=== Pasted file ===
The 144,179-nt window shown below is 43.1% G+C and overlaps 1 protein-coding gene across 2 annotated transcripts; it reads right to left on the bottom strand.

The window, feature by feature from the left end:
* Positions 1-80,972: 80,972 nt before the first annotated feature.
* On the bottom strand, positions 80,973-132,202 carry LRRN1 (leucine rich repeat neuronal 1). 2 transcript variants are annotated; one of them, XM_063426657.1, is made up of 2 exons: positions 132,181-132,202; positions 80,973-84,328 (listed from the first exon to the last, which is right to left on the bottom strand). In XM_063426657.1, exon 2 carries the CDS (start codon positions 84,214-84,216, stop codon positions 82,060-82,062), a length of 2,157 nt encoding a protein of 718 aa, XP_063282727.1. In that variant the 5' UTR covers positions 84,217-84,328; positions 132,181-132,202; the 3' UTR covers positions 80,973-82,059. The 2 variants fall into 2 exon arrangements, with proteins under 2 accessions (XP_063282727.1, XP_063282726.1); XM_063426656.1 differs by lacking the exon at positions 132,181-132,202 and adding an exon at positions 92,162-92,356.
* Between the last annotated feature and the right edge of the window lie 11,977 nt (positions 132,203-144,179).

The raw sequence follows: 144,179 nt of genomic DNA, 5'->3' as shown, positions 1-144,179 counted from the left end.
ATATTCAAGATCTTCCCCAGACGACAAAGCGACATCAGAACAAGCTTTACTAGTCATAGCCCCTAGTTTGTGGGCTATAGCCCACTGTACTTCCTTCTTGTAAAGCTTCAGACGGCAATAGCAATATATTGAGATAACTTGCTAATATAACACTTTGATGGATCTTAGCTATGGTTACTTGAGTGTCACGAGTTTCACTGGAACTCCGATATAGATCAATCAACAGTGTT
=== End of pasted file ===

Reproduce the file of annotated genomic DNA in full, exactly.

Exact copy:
The 144,179-nt window shown below is 43.1% G+C and overlaps 1 protein-coding gene across 2 annotated transcripts; it reads right to left on the bottom strand.

The window, feature by feature from the left end:
* Positions 1-80,972: 80,972 nt before the first annotated feature.
* On the bottom strand, positions 80,973-132,202 carry LRRN1 (leucine rich repeat neuronal 1). 2 transcript variants are annotated; one of them, XM_063426657.1, is made up of 2 exons: positions 132,181-132,202; positions 80,973-84,328 (listed from the first exon to the last, which is right to left on the bottom strand). In XM_063426657.1, exon 2 carries the CDS (start codon positions 84,214-84,216, stop codon positions 82,060-82,062), a length of 2,157 nt encoding a protein of 718 aa, XP_063282727.1. In that variant the 5' UTR covers positions 84,217-84,328; positions 132,181-132,202; the 3' UTR covers positions 80,973-82,059. The 2 variants fall into 2 exon arrangements, with proteins under 2 accessions (XP_063282727.1, XP_063282726.1); XM_063426656.1 differs by lacking the exon at positions 132,181-132,202 and adding an exon at positions 92,162-92,356.
* Between the last annotated feature and the right edge of the window lie 11,977 nt (positions 132,203-144,179).

The raw sequence follows: 144,179 nt of genomic DNA, 5'->3' as shown, positions 1-144,179 counted from the left end.
ATATTCAAGATCTTCCCCAGACGACAAAGCGACATCAGAACAAGCTTTACTAGTCATAGCCCCTAGTTTGTGGGCTATAGCCCACTGTACTTCCTTCTTGTAAAGCTTCAGACGGCAATAGCAATATATTGAGATAACTTGCTAATATAACACTTTGATGGATCTTAGCTATGGTTACTTGAGTGTCACGAGTTTCACTGGAACTCCGATATAGATCAATCAACAGTGTT